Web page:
called out in the dark

i don’t ever want you to know the noises that mothers are capable of making when they watch their babies die.  or learn that they are likely going to, or have.

i don’t ever want you to know what a mother sounds like cooing to her deceased, or as she welcomes them while simultaneously saying goodbye. i don’t ever want you to witness the speed in which a mother can rush to her child’s side, trying to beat time. you shouldn’t ever hear the raw pleads of a mother begging her child to live again / more / longer / stronger.

it doesn’t matter how old their baby is… never born; could have been should have been but won’t be alive when born; soon after having been born; years after being born; far, far, far away from times of born… it doesn’t matter how their baby leaves them… suddenly, shockingly, traumatically, gently, predictably, knowingly, choosingly…  the ache that manifests from deep within mothers as they grieve their child is the same.

it is a raunchy and sour moan, it is a breathless and crumbling shudder of a scream, it is a fist pounding, feet stomping protest of all that is unfair. it is hair pulled out in clumps, and dry mouths, and shudders, and vomit.

it is a haunting, numb, and stoic silence. it is eyes to the ceiling, trying to find the sky, lip bit, head nodding, making deals with the unknown hoping to find a way to make it all different. it is a quiet and subdued submission when all efforts have failed. it is a broken and frank  acceptance that innocence is no more.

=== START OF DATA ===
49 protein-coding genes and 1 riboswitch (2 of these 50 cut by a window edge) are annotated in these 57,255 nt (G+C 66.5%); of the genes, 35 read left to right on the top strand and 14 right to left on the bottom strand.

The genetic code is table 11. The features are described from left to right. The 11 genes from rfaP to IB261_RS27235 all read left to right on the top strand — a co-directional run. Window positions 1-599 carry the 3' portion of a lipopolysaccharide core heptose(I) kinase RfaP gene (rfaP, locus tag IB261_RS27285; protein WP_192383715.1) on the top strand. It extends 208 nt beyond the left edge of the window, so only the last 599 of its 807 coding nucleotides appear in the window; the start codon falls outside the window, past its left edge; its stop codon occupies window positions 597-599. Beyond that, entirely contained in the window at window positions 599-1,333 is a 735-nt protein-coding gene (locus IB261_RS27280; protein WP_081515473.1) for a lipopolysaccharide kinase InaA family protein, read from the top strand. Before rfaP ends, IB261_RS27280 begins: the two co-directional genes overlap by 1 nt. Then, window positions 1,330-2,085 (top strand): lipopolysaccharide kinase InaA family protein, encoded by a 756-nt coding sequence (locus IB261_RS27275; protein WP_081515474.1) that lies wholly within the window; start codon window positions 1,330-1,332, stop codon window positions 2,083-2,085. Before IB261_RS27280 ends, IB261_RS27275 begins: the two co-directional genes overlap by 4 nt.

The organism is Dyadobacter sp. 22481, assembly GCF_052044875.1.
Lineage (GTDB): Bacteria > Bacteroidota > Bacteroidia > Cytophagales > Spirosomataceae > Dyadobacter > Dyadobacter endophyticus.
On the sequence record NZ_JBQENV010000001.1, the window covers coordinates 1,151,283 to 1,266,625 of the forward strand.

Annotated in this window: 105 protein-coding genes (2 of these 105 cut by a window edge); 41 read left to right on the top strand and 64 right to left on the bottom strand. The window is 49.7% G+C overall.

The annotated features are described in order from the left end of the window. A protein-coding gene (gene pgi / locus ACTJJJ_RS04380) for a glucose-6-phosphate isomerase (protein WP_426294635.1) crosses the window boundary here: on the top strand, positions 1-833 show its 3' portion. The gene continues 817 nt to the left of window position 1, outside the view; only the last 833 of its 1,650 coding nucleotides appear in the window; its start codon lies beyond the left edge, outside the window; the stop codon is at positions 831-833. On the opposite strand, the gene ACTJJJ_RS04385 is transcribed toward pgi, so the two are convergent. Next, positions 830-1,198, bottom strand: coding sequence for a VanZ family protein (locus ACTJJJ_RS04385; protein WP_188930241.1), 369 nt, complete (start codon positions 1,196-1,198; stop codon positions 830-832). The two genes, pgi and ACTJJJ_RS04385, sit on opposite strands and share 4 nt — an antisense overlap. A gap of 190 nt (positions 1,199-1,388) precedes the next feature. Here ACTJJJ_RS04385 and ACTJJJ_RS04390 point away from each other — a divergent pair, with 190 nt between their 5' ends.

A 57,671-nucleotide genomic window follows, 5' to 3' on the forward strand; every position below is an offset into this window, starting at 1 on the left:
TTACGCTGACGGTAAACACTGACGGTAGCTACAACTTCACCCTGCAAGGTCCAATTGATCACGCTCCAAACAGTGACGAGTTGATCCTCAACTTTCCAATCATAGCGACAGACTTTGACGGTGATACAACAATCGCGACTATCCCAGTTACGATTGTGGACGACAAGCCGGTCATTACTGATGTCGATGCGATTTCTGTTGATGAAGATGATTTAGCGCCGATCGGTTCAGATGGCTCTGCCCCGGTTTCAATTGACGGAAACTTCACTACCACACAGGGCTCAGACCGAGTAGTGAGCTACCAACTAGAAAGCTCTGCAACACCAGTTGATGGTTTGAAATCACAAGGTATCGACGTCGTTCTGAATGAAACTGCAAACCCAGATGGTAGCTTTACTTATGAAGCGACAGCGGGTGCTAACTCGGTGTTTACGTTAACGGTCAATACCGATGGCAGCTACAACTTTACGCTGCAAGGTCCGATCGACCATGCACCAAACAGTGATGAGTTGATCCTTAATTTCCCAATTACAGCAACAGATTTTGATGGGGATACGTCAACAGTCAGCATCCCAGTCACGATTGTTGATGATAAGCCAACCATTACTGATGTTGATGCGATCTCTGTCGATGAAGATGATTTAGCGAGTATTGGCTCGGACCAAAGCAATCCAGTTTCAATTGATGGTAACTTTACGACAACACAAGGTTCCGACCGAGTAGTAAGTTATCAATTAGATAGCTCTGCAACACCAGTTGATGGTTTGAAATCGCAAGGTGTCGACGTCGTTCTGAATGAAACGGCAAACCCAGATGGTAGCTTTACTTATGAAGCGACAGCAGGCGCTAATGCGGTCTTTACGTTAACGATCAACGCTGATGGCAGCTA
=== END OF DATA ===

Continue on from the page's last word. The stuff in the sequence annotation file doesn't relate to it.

it is a courage that begs them to parent until the end, long after they would have chosen to witness. it is a collapse at the bedside, a collapse of heart and head, it is fingers that grasp for intimacy when close is all that’s left. it is warm skin against cold skin and deep breaths where there are none.

what i do want you to know is the strength that these mothers possess.

the resiliency.

the hope and love and faith and dreams and light that carry on in them as they move through the devastation.

i want you to know that the dull, grey, forlorn eyes that appear hollow and vacant for days, months, years even, they find light that is independent of the light reflected  in their tears.

i want you to know that these women who faint and bend into contortions of grief that can only been seen to believe walk straight again, one foot in front of the other, and even catch themselves with their shoulders back and chins held high, distracted by the gifts that remain and that continue to thrive.

what i want you to know is that laughter can come back to their throats, throats that you would think would be scarred from screams, and that new can fill them up and push out fear.

i want you to know that almost always the already born remain in the sight of them and continue to be priorized and loved by them, despite all the hurt. i want you to know that sometimes, they are brave enough to make more life and other life may be born to them and welcomed and nurtured with celebration.

i want you to know that these women can be reborn themselves and can can emerge with grace that no one could have anticipated or thought conceivable.

i want you to know that if this is possible, anything is.


2 Comments to “called out in the dark”

  1. How incredibly moving, you are a great writer and a wonderful woman.

  2. That was SO hard to read. Literally through the tears and simply due to the subject matter. I almost stopped. A few times.
    Thank you for writing that. I can’t imagine those moments being a part of your work. It was the least I could do to read on. I almost ran upstairs to wake up P just to hold her close and drink up her breath and beating warmth. Not going to take that for granted any time soon.
    Good things,

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